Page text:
Small ads

Discarded Himalayan Balsam

From Ruth L

Sunday, 10 August 2014

Kudos to those who are still uprooting the invading Himalayan balsam plants.  But can I ask you to please be mindful of how you dispose of them? They are being left strewn on roadsides, paths and pavements, and they become a hazard for walkers, especially when wet, as they get mashed into slime as people walk across them.

In particular the Buttress is in a bad state at the moment - in some parts there is discarded balsam strewn across the entire width of the lane, which is already a dodgy walk in less than clement weather. (For those who don't know, the Buttress is a steep cobbled lane that heads up towards Heptonstall from central Hebden Bridge.)  The Heptonstall road going up from where it forks off from Lee Wood Road is also problematic.

The answer probably doesn't lie in piling the stuff at the edges of paths either, as dogs, kids and weather will strew it across anyway.

I am particularly concerned because I have an enduring dodgy back, and one slip or trip on discarded balsam could leave me in significant pain for weeks.

From Graham Ramsden

Monday, 11 August 2014

Agree with the above comments re Balsam and would add that the same problem is caused by removal of Oxford Ragwort by equestrians and others who complain about it's presence on the roadside verges and fields but seem to dump it on the road and footpaths where it will still produce viable seed.  Better to remove from site than cause problems for other users.

From Anne Williams

Tuesday, 12 August 2014

It's quite common to find that someone has pulled out a few balsam plants and dropped them on a road or path, leaving a hazard to walkers, while leaving hundreds of plants still standing alongside. Pulling a handful of plant doesn't make much difference and can be a nuisance. With a bit of effort its quite easy to deal with a large patch, just don't leave it where people can slip on it. The bees quite like it though, so perhaps we should leave a bit.

Ragwort is often better left standing, as I understand horses won't normally touch it when growing, but will eat it if it's cut and dried.

From Graham Barker

Tuesday, 12 August 2014

I think we have to accept that the balsam has won, and that yanking a few plants out and dumping them on footpaths is both futile and somewhat antisocial.

Judging by this Royal Horticultural Society page it seems as though contact chemical control is the only realistic and low-impact solution.

As it needs permissions, a professional approach and a lot of determination, I wonder if this is something Hebden Royd Council can consider as a possible community project? I'd be happy to do my bit but it looks like work that needs trained rather than just willing volunteers.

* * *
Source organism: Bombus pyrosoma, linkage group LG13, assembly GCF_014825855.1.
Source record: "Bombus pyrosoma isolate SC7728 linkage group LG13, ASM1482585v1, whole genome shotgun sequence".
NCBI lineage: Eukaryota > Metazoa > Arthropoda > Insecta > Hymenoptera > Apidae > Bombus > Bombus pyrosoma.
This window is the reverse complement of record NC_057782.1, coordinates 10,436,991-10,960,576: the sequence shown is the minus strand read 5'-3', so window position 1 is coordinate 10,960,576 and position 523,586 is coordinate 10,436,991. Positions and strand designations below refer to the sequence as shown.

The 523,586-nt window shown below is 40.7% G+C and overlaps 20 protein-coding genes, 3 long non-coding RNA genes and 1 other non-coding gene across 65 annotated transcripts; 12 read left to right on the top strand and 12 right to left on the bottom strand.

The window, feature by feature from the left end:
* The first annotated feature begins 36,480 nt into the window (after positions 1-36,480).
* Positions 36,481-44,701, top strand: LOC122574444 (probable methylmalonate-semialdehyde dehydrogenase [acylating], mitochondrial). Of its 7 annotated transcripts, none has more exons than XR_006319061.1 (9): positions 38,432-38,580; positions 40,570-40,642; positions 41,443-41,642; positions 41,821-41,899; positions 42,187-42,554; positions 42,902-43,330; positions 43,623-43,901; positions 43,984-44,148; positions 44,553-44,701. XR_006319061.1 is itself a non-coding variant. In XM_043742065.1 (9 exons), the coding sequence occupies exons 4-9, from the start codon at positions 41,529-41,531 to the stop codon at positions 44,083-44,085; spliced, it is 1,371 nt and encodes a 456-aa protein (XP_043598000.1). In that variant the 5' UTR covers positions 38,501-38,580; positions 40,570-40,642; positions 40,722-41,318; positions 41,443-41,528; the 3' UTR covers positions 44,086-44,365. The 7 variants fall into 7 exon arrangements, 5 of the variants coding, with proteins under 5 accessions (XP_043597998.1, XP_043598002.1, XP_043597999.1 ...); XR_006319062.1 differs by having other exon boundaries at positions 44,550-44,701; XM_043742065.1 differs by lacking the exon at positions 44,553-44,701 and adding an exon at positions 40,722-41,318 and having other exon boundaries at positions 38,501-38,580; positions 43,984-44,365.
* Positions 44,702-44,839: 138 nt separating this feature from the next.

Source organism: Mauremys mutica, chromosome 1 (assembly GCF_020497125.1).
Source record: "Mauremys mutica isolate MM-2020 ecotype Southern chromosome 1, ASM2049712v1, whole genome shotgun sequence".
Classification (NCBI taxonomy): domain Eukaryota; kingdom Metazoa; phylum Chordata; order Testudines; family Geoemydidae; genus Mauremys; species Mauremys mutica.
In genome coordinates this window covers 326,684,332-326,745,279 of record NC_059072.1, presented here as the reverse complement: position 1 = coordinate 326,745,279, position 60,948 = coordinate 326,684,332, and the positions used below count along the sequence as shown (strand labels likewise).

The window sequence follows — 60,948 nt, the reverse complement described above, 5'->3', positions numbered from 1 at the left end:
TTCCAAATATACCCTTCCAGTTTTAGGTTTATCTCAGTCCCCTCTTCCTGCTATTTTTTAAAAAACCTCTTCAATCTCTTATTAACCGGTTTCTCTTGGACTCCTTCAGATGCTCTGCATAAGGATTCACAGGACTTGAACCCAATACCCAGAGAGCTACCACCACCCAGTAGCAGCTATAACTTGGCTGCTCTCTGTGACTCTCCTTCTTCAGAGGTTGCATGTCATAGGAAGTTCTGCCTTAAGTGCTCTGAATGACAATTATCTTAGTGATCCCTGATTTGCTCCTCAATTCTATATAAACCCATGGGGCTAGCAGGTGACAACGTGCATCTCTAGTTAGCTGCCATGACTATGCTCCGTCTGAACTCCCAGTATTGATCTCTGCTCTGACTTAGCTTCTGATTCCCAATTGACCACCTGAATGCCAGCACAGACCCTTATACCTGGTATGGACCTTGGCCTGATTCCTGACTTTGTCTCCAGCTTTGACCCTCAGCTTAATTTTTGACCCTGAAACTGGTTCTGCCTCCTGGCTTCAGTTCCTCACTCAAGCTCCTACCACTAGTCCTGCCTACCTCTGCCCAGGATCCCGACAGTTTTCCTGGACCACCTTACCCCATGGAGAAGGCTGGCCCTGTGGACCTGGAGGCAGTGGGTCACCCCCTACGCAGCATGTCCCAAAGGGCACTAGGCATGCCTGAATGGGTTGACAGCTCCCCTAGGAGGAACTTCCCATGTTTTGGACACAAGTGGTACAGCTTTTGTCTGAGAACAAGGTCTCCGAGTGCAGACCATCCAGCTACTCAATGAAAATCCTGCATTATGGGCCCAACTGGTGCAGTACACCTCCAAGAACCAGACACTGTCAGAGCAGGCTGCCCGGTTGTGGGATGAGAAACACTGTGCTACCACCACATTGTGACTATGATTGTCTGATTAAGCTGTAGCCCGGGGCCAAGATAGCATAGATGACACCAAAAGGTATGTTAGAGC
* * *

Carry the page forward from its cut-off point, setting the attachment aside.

From Rob Blake

Tuesday, 12 August 2014

You can't start a thread about this on the Hebweb without me putting in my two penneth!

Himalayan Balsam is living on borrowed time in the UK.

CABI have been testing a rust fungus that has co-evolved with Balsam in the Himalayas. They have applied for a government license to release it in the UK.

Before anybody starts going on about cane toads, it must be said that the team at CABI really know what they are doing. Observations have shown that although some pollinators like the plant, it has an extremely detrimental effect on ecosystems as a whole, and almost totally destroys resident invertebrate populations.

The aim is to reduce but not completely wipe out the plant, and tests indicate that the rust fungus should do the job. Very detailed information may be found by following these links:

The Food and Envionment Research Agency - Consultation on the release of Puccinia komarovii var. glandulifera against Himalayan balsam.

CABI - Biological control of Himalayan balsam

Natural History Museum - Clever enemy could control invasive plant pest

Himalayan Balsam and its impact on UK invertebrates

From Dave H

Friday, 15 August 2014

I just have to disagree that pulling out a few plants is 'futile'. It may be anti-social to discard them on the path, but that aside I have the philosophy that for every plant effectively removed, that's 15-20 less plants to tackle next year... then the year after - 100, and so on. Matters related to 'conservation' are often like that.

There's a story that sums it up nicely. The gist is that two people are on a beach watching baby turtles hatch and try to get to the sea. Crows and gulls are hoovering them up in huge quantities, but one of the men starts trying to help a few into the sea. The first person says "Why bother? You're not making a real difference in the scheme of things". So the second person replies, whilst dropping another turtle into the sea "Well it sure made a difference to that one".

From Rob Blake

Wednesday, 20 August 2014

So it seems that both the UK and EU governments have approved CABI's application to test the rust fungus. See the letter from yesterday's Guardian.

From Ruth L

Sunday, 14 September 2014

I've kept forgetting to post a thank you to the Buttress bike race people, who cleared up all the discarded balsam, plus other fallen debris, from the Buttress last Saturday. OK, it was for their own race, but it benefitted a lot of other people too.

I'm not keen on mountain bikers because of extensive damage to local paths, but this time you did good, so thanks, guys.

From Andy M

Monday, 15 September 2014

Ruth - A bit off topic but I feel that I have to challenge you on your statment. 'Extensive' MTB damage'? Not in my experience riding and walking around the Calder valley.